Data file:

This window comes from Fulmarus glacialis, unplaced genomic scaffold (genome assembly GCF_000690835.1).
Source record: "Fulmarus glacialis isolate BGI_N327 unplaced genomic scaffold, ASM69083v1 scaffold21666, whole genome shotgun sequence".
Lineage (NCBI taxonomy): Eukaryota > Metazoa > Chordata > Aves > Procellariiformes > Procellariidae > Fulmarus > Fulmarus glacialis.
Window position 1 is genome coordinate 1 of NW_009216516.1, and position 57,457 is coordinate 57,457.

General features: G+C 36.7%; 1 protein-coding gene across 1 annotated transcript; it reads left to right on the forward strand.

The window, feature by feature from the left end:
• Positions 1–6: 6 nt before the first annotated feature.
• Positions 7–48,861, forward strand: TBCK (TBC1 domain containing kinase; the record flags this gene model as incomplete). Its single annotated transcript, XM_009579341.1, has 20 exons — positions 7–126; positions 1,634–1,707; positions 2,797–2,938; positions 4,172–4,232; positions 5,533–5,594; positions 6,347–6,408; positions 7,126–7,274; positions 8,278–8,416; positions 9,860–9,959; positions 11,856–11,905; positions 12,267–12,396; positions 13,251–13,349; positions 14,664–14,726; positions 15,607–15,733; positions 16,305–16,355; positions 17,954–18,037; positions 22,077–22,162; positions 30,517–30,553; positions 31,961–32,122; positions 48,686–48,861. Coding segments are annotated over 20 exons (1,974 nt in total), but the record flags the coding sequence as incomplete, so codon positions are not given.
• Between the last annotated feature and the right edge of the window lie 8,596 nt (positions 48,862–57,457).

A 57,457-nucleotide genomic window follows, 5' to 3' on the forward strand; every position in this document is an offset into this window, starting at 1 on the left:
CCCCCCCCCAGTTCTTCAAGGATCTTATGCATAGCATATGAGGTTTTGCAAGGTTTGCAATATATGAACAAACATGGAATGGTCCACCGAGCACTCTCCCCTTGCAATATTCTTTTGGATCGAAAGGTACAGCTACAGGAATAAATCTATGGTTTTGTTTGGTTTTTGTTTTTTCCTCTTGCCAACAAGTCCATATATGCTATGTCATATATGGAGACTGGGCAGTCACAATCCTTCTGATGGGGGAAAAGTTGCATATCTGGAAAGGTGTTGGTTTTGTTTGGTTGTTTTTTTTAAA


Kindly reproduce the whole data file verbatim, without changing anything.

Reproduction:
This window comes from Fulmarus glacialis, unplaced genomic scaffold (genome assembly GCF_000690835.1).
Source record: "Fulmarus glacialis isolate BGI_N327 unplaced genomic scaffold, ASM69083v1 scaffold21666, whole genome shotgun sequence".
Lineage (NCBI taxonomy): Eukaryota > Metazoa > Chordata > Aves > Procellariiformes > Procellariidae > Fulmarus > Fulmarus glacialis.
Window position 1 is genome coordinate 1 of NW_009216516.1, and position 57,457 is coordinate 57,457.

General features: G+C 36.7%; 1 protein-coding gene across 1 annotated transcript; it reads left to right on the forward strand.

The window, feature by feature from the left end:
• Positions 1–6: 6 nt before the first annotated feature.
• Positions 7–48,861, forward strand: TBCK (TBC1 domain containing kinase; the record flags this gene model as incomplete). Its single annotated transcript, XM_009579341.1, has 20 exons — positions 7–126; positions 1,634–1,707; positions 2,797–2,938; positions 4,172–4,232; positions 5,533–5,594; positions 6,347–6,408; positions 7,126–7,274; positions 8,278–8,416; positions 9,860–9,959; positions 11,856–11,905; positions 12,267–12,396; positions 13,251–13,349; positions 14,664–14,726; positions 15,607–15,733; positions 16,305–16,355; positions 17,954–18,037; positions 22,077–22,162; positions 30,517–30,553; positions 31,961–32,122; positions 48,686–48,861. Coding segments are annotated over 20 exons (1,974 nt in total), but the record flags the coding sequence as incomplete, so codon positions are not given.
• Between the last annotated feature and the right edge of the window lie 8,596 nt (positions 48,862–57,457).

A 57,457-nucleotide genomic window follows, 5' to 3' on the forward strand; every position in this document is an offset into this window, starting at 1 on the left:
CCCCCCCCCAGTTCTTCAAGGATCTTATGCATAGCATATGAGGTTTTGCAAGGTTTGCAATATATGAACAAACATGGAATGGTCCACCGAGCACTCTCCCCTTGCAATATTCTTTTGGATCGAAAGGTACAGCTACAGGAATAAATCTATGGTTTTGTTTGGTTTTTGTTTTTTCCTCTTGCCAACAAGTCCATATATGCTATGTCATATATGGAGACTGGGCAGTCACAATCCTTCTGATGGGGGAAAAGTTGCATATCTGGAAAGGTGTTGGTTTTGTTTGGTTGTTTTTTTTAAA